One game consists of ten ends. (An end is similar to a baseball inning.) During each end, each team delivers eight stones, two stones per person. The team members deliver the stones in a set order, which is presented to the officials before the game. The first player is known as the lead, he is followed by the second, then the third (who is often called the vice-skip) and finally the skip, who is the leader of the team. Each end starts with the leads alternating throws until they have each thrown their two stones. They are followed by the seconds in the same manner, and so on. The order of the lineup may not be changed during the game.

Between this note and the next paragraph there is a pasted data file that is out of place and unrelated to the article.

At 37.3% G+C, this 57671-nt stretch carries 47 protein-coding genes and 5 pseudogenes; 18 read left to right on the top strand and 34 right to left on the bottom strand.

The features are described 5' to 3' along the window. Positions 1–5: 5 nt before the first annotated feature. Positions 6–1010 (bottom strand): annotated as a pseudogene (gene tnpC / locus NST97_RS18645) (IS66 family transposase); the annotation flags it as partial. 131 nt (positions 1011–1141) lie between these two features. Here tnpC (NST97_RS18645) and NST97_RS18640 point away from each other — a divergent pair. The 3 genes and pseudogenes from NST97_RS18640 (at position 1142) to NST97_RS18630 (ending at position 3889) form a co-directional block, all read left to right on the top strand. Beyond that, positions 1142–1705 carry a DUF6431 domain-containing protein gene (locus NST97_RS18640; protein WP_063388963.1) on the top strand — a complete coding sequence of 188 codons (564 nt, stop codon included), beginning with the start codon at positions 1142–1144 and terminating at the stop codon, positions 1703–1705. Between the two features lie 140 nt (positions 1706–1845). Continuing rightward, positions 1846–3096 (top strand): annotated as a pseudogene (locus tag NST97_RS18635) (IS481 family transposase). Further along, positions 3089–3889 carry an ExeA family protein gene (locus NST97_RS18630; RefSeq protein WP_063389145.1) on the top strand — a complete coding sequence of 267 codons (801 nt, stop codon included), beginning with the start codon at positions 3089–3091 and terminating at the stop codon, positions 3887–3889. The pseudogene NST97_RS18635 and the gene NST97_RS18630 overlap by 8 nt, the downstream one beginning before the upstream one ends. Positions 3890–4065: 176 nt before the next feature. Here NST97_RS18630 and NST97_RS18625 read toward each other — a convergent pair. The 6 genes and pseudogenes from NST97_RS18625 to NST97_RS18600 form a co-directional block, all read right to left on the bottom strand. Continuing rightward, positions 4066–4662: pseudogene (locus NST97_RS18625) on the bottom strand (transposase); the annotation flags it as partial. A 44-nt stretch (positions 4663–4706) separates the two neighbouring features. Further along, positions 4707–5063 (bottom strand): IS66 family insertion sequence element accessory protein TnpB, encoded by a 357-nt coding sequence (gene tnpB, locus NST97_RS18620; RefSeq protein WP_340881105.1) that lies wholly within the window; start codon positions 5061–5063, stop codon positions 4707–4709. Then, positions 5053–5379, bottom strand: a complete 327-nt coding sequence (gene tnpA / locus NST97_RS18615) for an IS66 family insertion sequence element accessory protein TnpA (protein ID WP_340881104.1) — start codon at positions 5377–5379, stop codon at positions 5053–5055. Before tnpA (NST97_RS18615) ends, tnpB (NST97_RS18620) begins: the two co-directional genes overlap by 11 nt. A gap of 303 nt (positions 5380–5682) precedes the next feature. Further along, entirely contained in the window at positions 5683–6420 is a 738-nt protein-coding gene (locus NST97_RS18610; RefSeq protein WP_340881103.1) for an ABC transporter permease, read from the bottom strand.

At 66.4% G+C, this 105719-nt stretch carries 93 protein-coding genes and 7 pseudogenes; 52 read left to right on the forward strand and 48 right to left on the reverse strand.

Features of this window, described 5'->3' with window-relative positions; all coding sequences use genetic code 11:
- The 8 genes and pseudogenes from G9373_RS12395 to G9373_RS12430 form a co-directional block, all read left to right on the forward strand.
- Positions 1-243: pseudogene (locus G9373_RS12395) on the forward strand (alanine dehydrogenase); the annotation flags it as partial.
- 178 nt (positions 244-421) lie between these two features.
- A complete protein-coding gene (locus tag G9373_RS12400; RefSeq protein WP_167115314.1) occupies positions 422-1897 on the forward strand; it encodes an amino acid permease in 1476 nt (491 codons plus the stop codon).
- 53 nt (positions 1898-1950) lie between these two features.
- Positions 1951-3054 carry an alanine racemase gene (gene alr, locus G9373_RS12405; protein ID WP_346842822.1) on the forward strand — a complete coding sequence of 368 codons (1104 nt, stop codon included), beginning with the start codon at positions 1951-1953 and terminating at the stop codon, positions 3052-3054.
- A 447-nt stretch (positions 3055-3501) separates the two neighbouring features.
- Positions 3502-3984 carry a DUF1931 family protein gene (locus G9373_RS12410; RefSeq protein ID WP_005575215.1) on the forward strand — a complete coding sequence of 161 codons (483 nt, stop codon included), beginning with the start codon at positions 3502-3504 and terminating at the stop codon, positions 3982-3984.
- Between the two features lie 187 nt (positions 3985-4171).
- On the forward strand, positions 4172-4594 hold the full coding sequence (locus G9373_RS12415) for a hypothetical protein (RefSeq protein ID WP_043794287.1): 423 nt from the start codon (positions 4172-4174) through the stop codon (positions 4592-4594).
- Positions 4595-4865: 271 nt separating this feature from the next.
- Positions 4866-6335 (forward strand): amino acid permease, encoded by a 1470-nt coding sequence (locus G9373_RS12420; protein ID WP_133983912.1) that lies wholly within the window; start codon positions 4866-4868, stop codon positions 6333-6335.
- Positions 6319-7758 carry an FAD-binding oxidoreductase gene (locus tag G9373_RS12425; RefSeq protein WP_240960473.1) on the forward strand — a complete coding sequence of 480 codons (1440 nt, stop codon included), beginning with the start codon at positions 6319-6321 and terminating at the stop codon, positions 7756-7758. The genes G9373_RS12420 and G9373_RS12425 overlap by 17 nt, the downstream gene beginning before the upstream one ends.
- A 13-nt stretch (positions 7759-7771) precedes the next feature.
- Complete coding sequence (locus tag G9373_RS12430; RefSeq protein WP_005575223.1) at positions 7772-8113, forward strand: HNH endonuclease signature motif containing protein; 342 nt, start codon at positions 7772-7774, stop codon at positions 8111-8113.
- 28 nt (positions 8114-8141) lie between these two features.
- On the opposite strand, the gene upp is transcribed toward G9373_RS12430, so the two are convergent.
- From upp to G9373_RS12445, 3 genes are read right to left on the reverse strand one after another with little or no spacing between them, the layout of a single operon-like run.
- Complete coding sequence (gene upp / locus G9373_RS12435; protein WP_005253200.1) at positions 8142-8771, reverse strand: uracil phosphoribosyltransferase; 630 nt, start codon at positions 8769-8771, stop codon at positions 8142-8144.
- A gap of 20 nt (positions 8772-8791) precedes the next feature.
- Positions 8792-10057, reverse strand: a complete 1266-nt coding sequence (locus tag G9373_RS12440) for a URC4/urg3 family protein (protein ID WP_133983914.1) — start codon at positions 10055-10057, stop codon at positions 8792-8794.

The score for the end is determined when all 16 stones have been delivered. The team that scores points in an end shoots first in the next end. The team that does not score shoots last. Shooting last is described as "having the hammer." If neither team scores, the team that shot last in the end, shoots last again in the next end.
The team with the most points at the conclusion of ten ends is the winner.
A team may concede the game at any time. Conceding the game when the losing skip feels he is too far down to come back is fairly common and is an accepted part of the etiquette of the sport. It should happen multiple times during the course of the Olympics.
If the game is tied at the conclusion of ten ends, an extra end is played. Whichever team scores in that end is the winner.